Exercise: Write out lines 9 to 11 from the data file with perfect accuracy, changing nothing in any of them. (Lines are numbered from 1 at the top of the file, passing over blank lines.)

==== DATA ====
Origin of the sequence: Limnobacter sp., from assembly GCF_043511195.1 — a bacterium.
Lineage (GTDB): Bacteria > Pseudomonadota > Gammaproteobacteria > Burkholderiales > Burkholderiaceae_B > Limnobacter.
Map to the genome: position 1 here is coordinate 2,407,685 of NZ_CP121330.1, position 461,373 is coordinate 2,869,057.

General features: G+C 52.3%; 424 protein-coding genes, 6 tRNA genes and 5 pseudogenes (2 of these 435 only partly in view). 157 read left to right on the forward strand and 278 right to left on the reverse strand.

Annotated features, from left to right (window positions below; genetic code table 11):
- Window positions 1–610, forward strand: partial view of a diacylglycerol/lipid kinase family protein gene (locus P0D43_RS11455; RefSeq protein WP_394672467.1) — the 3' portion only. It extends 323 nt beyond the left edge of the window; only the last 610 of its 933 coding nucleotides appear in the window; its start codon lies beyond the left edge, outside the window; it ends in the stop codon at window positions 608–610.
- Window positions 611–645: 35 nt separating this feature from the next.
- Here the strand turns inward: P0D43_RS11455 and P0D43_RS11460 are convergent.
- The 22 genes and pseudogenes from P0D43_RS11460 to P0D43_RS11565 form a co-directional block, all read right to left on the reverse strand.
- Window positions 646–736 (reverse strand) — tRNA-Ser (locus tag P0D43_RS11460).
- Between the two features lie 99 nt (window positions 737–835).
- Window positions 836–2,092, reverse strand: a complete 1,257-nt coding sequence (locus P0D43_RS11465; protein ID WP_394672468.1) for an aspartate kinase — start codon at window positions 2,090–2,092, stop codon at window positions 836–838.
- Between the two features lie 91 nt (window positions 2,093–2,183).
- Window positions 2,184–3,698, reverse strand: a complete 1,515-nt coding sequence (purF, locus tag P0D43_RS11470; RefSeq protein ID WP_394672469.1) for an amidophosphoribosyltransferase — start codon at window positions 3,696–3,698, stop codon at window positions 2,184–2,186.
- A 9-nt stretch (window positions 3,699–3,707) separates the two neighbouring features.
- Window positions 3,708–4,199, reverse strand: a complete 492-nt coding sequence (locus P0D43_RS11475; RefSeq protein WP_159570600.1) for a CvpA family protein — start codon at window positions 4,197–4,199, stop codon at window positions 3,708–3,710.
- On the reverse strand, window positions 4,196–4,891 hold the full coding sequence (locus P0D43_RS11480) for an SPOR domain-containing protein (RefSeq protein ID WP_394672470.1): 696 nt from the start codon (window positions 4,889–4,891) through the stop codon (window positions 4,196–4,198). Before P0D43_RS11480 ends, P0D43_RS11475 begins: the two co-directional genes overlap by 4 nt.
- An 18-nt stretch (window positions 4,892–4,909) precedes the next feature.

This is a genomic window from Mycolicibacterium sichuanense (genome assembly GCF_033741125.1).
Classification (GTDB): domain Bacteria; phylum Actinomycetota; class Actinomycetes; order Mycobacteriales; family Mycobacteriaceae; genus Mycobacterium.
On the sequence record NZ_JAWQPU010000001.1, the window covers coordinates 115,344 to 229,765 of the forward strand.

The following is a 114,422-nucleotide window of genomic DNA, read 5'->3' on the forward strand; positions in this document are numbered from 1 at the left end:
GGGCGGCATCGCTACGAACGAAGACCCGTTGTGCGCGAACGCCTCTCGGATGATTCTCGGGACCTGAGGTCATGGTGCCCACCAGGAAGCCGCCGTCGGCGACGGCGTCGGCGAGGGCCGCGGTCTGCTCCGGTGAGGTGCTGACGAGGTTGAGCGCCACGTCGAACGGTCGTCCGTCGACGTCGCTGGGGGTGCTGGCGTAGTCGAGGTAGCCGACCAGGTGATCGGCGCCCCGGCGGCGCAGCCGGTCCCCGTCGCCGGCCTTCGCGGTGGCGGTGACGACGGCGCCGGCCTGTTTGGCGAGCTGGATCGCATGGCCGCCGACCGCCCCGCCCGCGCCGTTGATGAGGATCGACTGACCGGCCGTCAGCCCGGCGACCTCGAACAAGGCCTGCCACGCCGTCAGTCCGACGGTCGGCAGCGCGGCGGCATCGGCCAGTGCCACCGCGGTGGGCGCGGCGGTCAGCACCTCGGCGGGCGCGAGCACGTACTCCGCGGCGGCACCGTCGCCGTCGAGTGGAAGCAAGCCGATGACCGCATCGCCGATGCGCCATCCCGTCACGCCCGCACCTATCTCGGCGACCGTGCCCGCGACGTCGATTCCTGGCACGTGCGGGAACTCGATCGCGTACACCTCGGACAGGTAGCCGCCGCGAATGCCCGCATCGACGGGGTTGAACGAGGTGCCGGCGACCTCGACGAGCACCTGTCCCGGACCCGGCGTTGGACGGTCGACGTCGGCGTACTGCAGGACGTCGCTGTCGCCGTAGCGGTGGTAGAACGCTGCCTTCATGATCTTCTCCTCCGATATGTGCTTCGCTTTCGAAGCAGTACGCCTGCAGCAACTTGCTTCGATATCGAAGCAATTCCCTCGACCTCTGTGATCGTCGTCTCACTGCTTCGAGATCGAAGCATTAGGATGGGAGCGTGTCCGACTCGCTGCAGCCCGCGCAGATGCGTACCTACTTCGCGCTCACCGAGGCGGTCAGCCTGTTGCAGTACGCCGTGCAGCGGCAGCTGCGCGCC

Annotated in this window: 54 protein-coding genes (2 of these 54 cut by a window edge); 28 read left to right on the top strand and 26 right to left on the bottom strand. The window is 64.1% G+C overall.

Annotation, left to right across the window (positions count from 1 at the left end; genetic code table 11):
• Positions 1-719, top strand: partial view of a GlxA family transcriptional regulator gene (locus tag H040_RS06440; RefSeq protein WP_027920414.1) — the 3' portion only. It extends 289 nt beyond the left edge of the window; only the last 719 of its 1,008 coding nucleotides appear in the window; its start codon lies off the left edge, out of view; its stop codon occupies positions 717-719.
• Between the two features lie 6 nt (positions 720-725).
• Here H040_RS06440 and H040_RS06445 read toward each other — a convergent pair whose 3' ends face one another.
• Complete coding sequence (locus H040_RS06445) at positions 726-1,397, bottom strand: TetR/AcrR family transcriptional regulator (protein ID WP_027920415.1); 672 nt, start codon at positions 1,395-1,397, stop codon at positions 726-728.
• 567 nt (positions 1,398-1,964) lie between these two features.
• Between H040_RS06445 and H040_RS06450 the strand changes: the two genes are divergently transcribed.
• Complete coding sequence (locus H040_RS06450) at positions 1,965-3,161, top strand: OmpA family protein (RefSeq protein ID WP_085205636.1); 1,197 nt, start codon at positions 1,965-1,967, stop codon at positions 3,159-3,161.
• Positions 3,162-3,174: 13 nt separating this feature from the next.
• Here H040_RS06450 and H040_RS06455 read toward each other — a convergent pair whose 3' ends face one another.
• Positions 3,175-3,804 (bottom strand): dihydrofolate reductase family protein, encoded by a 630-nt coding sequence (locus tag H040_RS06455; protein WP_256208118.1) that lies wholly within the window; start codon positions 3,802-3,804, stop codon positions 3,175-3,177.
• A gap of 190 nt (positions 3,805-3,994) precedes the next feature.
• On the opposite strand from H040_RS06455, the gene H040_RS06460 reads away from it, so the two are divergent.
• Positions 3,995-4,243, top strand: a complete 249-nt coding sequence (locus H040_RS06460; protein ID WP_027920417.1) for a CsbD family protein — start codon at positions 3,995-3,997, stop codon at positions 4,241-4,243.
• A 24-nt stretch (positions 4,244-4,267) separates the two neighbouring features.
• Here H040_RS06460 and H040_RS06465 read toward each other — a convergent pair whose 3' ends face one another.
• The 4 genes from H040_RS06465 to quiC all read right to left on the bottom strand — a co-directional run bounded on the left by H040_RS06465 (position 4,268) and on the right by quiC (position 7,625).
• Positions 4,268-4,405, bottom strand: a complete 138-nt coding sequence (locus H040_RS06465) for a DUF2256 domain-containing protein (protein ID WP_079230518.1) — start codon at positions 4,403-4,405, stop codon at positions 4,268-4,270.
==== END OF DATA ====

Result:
- The 22 genes and pseudogenes from P0D43_RS11460 to P0D43_RS11565 form a co-directional block, all read right to left on the reverse strand.
- Window positions 646–736 (reverse strand) — tRNA-Ser (locus tag P0D43_RS11460).
- Between the two features lie 99 nt (window positions 737–835).